The Big Blues Bender grows without sacrificing its comfort appeal

Someone who won’t be singing the blues at this year’s Huge Blues Bender is creator/promoter A.J. Gross. The fourth edition of the specific niche music festival– set to take over the Plaza hotel September 7-10– has actually been sold out for three weeks, which marks the occasion’s second straight sellout.

But strangely enough, Gross says he made less tickets readily available this year– capability is topped at 2,200– which is the opposite of what the majority of festival organizers would have done following an effective previous year. “We did more in 2015, but people felt it was a little overcrowded, so we held it back a little and withheld single-day tickets.”

That level of fan consideration distinguishes the Bender from other music festivals. This isn’t Coachella, and absolutely nothing about it need to feel difficult. “It’s like our tagline: Everything is an elevator ride away,” Gross includes. “That’s where we originated from: all simple, all accessible.”

Bender-goers will have access to 5 stages, on which nearly 70 acts will play throughout the weekend, some more than once. Headliners include New Orleans legend Dr. John, R&B/ gospel icon Mavis Staples and blues favorites Tab Benoit and Walter Trout. Among the diverse program offerings: tribute sets to The Allman Brothers Band and The Grateful Dead, a panel commemorating women blues musicians, a movie screening and blues-themed yoga classes.

It’s a great deal of growth for a new-ish specific niche celebration, but Gross has actually had plenty of motivation and experience: more than 25 years promoting Vegas shows and 20 years going to the Telluride Blues & & Brews Festival. Most significantly, the concept for the Bender came as he viewed Gov’t Mule perform at an extensive resort in Jamaica. He knew he could do something similar in Las Vegas, with the exact same concentrate on convenience, however with less expense and higher convenience to music fans. “I wished to develop the kind of experience I desired somebody to produce for me,” Gross says. “I can’t do 16 hours of music. I wish to have the ability to hit my hotel space [and rest] then return down [for the shows]”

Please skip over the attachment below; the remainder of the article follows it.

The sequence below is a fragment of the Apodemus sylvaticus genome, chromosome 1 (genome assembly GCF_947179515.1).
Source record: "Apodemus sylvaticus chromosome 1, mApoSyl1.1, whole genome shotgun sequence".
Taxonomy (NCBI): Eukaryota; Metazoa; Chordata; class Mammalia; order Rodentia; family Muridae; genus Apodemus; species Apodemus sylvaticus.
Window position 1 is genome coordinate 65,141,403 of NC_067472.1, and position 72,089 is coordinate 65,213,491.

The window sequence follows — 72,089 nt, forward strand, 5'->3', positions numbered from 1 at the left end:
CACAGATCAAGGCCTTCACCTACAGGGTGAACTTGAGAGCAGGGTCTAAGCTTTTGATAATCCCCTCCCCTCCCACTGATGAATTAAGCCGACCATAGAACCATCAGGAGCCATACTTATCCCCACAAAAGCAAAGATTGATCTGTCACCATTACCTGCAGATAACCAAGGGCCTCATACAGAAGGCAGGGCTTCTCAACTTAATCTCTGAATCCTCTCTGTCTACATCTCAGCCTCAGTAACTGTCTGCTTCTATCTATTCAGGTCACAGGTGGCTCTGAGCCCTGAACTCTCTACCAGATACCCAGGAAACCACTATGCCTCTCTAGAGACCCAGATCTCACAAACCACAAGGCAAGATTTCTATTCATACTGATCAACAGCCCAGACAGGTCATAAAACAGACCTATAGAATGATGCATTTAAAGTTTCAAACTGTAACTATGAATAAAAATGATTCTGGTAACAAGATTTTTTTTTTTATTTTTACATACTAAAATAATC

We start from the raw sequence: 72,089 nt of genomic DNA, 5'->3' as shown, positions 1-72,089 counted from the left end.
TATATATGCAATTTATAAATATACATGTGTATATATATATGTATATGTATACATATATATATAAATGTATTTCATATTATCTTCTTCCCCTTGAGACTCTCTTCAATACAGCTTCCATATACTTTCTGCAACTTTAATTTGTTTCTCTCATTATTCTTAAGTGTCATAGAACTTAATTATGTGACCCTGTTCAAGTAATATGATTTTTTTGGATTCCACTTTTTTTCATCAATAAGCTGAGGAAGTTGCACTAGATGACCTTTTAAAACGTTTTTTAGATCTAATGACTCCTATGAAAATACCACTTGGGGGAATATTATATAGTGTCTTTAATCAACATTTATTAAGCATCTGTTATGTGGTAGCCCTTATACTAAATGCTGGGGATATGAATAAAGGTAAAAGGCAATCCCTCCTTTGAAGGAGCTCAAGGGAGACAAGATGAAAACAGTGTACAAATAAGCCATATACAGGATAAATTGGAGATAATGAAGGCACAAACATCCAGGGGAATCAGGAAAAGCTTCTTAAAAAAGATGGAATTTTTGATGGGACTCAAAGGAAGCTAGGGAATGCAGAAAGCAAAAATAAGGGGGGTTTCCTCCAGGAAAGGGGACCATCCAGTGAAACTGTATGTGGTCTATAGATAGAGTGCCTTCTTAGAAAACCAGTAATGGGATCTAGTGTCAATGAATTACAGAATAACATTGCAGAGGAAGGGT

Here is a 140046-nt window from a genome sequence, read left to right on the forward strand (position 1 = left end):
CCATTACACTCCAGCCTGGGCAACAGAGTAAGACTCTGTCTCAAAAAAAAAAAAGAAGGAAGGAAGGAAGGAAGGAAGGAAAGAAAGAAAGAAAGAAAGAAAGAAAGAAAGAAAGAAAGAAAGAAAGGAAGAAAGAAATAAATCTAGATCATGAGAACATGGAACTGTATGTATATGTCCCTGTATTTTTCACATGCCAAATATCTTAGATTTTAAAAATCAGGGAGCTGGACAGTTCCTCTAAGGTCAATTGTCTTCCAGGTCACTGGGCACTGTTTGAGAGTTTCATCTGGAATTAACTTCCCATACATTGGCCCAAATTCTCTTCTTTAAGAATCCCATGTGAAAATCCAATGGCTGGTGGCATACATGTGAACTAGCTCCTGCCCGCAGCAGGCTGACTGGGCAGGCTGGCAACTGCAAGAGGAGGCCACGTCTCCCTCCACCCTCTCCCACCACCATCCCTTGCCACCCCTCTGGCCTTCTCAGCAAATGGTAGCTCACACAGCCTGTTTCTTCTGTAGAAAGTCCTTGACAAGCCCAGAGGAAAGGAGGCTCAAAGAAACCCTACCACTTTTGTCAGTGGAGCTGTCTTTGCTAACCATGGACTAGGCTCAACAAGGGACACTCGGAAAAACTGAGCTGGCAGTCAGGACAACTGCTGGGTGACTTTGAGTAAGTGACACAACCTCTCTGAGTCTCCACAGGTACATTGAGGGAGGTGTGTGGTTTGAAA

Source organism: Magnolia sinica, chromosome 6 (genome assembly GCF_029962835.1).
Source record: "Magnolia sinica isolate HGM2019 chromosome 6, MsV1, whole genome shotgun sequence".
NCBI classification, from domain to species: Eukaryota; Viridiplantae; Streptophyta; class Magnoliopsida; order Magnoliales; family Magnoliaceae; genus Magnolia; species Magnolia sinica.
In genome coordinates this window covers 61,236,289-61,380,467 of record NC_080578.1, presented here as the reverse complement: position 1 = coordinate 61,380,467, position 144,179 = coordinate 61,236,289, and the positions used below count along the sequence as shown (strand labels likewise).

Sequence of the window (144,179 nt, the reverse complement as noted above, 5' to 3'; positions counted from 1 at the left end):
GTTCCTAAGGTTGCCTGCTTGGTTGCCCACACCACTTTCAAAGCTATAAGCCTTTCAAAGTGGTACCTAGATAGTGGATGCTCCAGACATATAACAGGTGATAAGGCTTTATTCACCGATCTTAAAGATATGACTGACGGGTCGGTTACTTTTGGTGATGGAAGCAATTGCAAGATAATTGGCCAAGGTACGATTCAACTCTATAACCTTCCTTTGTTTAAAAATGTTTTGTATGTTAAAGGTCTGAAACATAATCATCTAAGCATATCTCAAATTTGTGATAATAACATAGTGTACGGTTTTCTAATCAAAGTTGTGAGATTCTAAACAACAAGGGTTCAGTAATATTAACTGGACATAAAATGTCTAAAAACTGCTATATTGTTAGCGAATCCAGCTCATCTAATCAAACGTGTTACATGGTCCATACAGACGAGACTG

That explains the Bender’s popularity with tourists– who are coming from every state and 12 various countries and for whom the immersive occasion is a full-blown escape– and how it struggles to draw Nevadans, who comprise less than 10 percent of the attendance. That stated, Las Vegans will be represented onstage, including The Moanin Blacksnakes, Vegas Strip Kings, The Trevor Johnson Project and, playing the Grateful Dead tribute, Catfish John– which would be an excellent candidate for the brand-new music weekender Gross will go for the Plaza April 12-15: the Las Vegas Bender Jamboree, which will concentrate on bluegrass and jam bands.

Entirely, it’s an ambitious slate for somebody who was winding his music profession down simply 5 years earlier. Now, Gross has rekindled his enthusiasm for live music events, evidenced in the year he invests making certain the next Bender is better than the one before it. “I thought I was kinda done,” Gross states. “I thought Vegas didn’t make sense for me anymore. However I figured out the best ways to make a great brand name. And I’m trying to find the brand to grow. I want to bring more of these. I genuinely believe it’s an uplifting experience for everyone developed.”

Huge Blues Bender September 7-10, $499. The Plaza, bigbluesbender.com.

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